Electric scooters are sweeping the nation and starting to pop up in greater Boston. But when you grab the handlebars and hit the road, what happens if something goes wrong? What if you get hurt, or hurt someone else?
The NBC10 Boston Investigators found you may be on the hook for more than you expect.
Ashanti Jordan has been in a vegetative state for months. The Florida woman was riding a rented e-scooter when she collided with a car. Police say she ran a stop sign, but her family is suing Lime, one of the biggest players in the dockless e-scooter rental industry, saying at the time of the crash, its mobile phone app urged people to ride in the street. That's illegal in her city.
"It's unfair," said her mother, Tracy Jordan. "It's very unfair. She will never be able to live a normal life. Never."
Lime told us they don't comment on pending litigation, but in a statement, the company said the safety of riders and the community is a top priority.
When she rented the scooter, Jordan agreed to Lime's rules and policies — a step that all riders must complete when they sign up. Those policies are spelled out in Lime's user agreement. But many users don't realize what the agreement includes, said David White, a personal injury lawyer.
"You're putting everything in the hands of the company and preserving essentially no rights for yourself whatsoever," White said.
If you're riding a scooter and crash, your health insurance will help with your medical bills. But if you hit a pedestrian, crash into a car or damage someone's property, you're likely on your own to pay for damages.
"Would my auto insurance cover it? No," said Mike Rodman, of Albert Risk Management Consultants. "Would my homeowner's insurance cover it? No. Would an umbrella policy cover it? Big maybe."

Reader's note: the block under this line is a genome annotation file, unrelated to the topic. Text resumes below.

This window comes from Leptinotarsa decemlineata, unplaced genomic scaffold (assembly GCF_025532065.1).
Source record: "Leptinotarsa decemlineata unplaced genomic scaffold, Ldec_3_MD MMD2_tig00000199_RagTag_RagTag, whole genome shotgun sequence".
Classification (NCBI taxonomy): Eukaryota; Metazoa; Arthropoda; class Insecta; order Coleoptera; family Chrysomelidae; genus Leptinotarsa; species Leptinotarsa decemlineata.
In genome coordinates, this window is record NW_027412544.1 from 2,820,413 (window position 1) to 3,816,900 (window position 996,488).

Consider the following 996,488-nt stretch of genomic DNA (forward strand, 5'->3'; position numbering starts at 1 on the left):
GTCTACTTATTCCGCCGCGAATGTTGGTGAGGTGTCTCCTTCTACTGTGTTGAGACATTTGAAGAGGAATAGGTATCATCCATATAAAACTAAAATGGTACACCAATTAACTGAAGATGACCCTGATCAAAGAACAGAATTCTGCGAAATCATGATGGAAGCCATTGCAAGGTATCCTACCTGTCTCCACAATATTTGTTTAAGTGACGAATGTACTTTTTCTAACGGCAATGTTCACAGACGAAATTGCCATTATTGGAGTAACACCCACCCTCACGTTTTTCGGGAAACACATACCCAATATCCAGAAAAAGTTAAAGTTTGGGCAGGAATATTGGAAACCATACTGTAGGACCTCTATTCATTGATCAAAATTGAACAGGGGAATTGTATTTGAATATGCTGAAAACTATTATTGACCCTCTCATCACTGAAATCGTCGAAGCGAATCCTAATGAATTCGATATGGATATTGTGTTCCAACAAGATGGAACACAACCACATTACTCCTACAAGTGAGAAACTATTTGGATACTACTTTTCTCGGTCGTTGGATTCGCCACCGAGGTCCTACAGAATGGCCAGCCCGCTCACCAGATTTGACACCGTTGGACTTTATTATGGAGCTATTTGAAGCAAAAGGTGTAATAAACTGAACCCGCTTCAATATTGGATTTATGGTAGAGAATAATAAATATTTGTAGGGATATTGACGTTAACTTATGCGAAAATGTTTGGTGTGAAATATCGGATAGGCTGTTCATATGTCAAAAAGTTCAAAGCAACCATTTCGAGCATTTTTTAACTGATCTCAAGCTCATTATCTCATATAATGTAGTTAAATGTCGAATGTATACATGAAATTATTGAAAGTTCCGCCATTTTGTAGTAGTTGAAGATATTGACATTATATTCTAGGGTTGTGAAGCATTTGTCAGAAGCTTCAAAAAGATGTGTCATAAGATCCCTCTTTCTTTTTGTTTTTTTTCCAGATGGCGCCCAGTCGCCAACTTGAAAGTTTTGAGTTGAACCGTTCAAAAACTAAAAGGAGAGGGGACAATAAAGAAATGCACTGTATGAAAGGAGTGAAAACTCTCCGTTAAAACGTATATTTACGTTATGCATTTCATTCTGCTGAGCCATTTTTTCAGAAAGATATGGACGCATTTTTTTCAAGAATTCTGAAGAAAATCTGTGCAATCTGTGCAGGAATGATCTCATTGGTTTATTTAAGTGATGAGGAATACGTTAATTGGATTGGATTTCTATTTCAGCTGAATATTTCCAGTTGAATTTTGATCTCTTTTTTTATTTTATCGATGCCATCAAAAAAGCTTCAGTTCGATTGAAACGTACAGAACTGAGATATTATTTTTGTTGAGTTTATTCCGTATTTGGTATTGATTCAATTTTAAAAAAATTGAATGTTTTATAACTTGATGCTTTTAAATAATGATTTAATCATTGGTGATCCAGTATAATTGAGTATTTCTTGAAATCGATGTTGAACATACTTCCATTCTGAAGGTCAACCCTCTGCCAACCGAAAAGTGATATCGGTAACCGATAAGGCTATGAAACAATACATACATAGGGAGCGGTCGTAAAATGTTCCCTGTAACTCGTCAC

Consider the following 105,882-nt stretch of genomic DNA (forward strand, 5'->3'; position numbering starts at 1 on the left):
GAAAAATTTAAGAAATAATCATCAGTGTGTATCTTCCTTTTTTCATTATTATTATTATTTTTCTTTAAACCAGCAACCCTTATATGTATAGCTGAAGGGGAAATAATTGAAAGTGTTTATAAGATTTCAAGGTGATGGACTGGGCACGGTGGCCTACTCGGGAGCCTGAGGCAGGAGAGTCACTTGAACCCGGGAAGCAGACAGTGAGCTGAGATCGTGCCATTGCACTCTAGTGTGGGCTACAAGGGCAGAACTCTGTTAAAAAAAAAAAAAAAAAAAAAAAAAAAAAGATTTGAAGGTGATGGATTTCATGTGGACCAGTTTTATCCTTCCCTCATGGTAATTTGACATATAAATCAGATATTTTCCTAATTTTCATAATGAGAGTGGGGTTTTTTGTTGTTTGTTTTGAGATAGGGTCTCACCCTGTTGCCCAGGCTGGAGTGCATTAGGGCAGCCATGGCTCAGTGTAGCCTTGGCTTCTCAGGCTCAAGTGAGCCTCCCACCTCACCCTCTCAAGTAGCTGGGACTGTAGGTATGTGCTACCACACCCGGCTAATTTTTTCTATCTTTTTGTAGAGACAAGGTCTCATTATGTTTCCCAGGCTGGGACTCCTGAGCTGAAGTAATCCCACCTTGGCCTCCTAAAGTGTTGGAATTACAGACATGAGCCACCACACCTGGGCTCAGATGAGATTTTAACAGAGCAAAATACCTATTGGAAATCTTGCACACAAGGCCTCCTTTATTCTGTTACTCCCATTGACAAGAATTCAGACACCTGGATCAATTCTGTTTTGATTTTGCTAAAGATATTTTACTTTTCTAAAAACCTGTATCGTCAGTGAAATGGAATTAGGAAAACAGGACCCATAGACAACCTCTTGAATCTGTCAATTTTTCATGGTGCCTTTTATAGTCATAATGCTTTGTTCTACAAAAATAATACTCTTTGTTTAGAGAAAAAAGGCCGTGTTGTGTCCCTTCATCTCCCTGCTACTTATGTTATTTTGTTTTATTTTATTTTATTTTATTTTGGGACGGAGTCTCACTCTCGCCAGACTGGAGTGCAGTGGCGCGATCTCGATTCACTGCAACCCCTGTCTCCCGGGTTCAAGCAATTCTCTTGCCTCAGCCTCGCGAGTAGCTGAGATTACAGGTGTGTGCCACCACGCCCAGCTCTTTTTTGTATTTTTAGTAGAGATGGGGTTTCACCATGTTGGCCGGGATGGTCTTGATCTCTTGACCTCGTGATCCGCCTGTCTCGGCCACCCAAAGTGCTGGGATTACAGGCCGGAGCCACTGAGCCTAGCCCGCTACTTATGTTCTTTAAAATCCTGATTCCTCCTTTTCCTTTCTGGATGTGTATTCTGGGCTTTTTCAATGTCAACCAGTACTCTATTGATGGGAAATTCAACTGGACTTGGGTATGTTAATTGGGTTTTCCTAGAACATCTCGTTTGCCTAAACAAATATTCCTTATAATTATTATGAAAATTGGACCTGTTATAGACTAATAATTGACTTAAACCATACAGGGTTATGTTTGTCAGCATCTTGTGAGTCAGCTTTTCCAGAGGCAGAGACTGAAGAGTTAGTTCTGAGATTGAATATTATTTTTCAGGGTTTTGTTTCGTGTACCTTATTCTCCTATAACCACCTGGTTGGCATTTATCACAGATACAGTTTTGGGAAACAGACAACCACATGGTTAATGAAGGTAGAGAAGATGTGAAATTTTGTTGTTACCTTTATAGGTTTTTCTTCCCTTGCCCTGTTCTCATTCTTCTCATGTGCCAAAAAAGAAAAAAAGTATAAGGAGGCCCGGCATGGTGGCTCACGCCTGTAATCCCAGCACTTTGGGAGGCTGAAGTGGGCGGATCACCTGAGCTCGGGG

Riders also agree to settle any disputes with the company in confidential arbitration, essentially giving up the right to a jury trial. Under Lime's user agreement, even if arbitration goes in your favor, the company's liability is capped at $100.
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"If their brakes fail, if the maintenance was inadequate, if there was any other malfunction of the scooter and you get hurt, the most they will ever give you, if they give you anything, is $100," said White, the personal injury lawyer.
Those crucial details are in the user agreement — a dry and often complicated legal text that many people skip over when they sign up for a new service. For e-scooter rental companies, some user agreements span more than 50 printed pages. And some riders admitted they don't read them.
"That's absolutely the first time I'm seeing that," said rider Chris Vevuckis, who was shown a copy of a user agreement in Brookline.
"I just wanted to skip over that part," said 25-year-old Brendan Clifford, of Allston.
Lime and Bird, two leaders in the market, told NBC10 Boston they do carry insurance to cover riders in certain situations, but when we asked them to give us examples — or to point out where that information is spelled out in their user agreements — Lime stopped responding to the station's emails.
Bird said it requires riders to complete an in-app safety training and noted that it has given away tens of thousands of free helmets. But Bird also failed to respond to requests for more information.
Some cities are now insisting scooter companies carry enough insurance to cover pedestrians if a scooter crashes into them.
White, the lawyer, said liability issues should command the state's attention as e-scooters proliferate in more cities and towns.
"Our legislature is a decade behind this issue," he said. "Our insurance industry is a decade behind this issue."
Despite any red flags, Vevuckis, the rider in Brookline said he's comfortable clicking "agree" on the rental company agreements because the benefit outweighs the potential risk. Vevuckis said he avoids riding a scooter during rush hour and stays aware of his surroundings.
Scooters in Brookline are also powered down at night, when it would be harder for drivers to spot riders in the street, he said.
"At the end of the day, I just think I like using it more than I care about potentially being harmed by it," he said.
Abigail Hadfield contributed to this report.